In one limestone sculpture at the Museum of Fine Arts in Boston, she is seen hitting a female enemy over the head on her royal barge.
She is power and beauty combined – Margaret Thatcher meets Princess Diana. In another sculpture, now in the Egyptian Museum in Berlin, her slim, lissom body is depicted in all its glory, leaving little to the imagination. Still, today, the bright red of her lips and the kohl-black edges of those almond eyes smoulder across the passage of a hundred generations.
Together, Akhenaten and Nefertiti blazed a trail across Egypt, building spectacular temples. In Karnak, the pharaoh erected one temple, the Mansion of the Benben, to his beloved, stunning wife.
But it wasn’t enough just to build temples. The royal couple’s devotion to the god Aten – representing the disc of the sun – was so great that they created a whole new capital in his honour at Amarna, a city on the banks of the Nile.
They built the new city from scratch, putting up two temples to Aten and a pair of royal palaces. It was like the Queen and Prince Philip deciding to up sticks from Windsor Castle tomorrow and building a new royal palace in the middle of Cumbria.
Here, too, in Amarna, images of the lovely Nefertiti abound, sporting her distinctive, tall crown. She and her pharaoh are also shown receiving great piles of jewels and gold from their subject people.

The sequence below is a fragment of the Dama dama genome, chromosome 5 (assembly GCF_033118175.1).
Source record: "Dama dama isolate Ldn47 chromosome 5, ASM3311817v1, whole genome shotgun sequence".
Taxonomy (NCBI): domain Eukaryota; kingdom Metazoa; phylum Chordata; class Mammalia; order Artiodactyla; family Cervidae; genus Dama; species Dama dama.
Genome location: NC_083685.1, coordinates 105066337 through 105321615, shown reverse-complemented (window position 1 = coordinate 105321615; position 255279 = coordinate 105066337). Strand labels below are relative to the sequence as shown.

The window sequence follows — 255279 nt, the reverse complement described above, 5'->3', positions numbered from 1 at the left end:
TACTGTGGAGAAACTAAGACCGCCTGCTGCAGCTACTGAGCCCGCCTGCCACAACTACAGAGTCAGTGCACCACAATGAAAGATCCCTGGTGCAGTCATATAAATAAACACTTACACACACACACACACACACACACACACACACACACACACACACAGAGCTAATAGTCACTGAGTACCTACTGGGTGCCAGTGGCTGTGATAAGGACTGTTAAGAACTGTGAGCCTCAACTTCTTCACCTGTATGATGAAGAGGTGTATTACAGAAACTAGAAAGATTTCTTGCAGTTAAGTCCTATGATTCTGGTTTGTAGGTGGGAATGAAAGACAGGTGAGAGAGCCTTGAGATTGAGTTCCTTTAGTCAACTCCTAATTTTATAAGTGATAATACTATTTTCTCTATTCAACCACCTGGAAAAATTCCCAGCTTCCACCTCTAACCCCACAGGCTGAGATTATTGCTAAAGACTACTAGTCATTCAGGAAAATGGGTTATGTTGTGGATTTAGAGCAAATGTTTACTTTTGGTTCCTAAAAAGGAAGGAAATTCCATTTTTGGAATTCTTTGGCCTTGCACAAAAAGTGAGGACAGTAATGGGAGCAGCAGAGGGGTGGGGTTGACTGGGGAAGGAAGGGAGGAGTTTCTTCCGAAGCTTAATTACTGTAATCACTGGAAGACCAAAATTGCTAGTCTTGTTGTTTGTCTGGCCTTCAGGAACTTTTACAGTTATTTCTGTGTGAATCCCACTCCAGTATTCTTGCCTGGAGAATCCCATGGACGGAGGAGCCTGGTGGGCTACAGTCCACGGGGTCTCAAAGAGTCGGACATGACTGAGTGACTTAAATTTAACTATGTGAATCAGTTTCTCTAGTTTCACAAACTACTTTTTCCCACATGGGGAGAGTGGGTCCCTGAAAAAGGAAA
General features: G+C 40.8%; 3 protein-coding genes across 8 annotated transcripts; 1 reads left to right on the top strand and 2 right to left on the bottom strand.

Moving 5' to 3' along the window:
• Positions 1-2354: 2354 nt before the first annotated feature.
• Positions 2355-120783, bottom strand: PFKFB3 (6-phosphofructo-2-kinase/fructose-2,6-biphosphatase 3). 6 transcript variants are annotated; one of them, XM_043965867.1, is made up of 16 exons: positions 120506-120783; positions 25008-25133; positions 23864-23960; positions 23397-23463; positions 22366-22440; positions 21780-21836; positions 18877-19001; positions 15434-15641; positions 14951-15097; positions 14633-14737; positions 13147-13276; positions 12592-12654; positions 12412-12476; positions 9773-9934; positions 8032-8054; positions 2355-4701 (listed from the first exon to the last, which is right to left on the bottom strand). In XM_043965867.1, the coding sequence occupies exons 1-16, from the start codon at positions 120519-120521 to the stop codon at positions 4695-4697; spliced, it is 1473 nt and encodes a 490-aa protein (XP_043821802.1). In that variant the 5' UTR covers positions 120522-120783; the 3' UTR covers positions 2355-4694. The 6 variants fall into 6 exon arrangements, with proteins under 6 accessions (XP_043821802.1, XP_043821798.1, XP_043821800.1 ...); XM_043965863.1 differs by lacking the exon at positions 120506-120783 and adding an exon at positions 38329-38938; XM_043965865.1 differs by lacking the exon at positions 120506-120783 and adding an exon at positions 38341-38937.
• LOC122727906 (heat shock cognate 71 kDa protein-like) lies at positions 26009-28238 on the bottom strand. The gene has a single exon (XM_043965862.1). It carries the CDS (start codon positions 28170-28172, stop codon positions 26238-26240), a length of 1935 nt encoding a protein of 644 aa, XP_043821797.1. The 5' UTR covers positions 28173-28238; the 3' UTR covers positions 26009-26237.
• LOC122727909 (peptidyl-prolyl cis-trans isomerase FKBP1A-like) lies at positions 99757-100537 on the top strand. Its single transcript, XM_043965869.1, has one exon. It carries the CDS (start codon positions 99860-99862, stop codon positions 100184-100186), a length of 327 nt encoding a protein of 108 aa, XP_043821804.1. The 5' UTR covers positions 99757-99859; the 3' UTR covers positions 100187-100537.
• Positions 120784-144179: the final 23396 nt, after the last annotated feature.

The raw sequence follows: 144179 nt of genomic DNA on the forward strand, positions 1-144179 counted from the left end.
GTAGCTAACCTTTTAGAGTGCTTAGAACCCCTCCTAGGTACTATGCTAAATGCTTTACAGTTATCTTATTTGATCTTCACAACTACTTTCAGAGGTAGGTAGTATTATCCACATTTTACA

They ruled over a civilisation of astonishing sophistication. Among the discoveries are the Amarna Letters, more than 350 tablets excavated in the late 19th century, with 99 of them now in the British Museum. They tell the tale of a great nation with a highly developed diplomatic service. There are also rare chunks of poetry, parables and similes in the Amarna Letters. One striking line reads: ‘For the lack of a cultivator, my field is like a woman without a husband.’
Nefertiti is thought to have lost her own cultivator – her husband –around 1336BC; it is then she may have reigned over Egypt alone.
Her own death is shrouded in mystery. She is reckoned to have died about six years after her husband, possibly from the plague that struck Egypt at that time.
In 1331BC, Tutankhaten changed his name to Tutankhamun and moved the Egyptian capital to Thebes, where he died in 1323BC.
Today, Thebes is Luxor, home to the Valley of the Kings, burial place of Tutankhamun and, just possibly, Queen Nefertiti. So did she go back to Thebes with him – or did he take her body there? Or was she buried in the old capital of Amarna, where that marvellous bust of her was discovered in 1912?
For 3,300 years, the answer has been lost beneath the swirling sands of Egypt.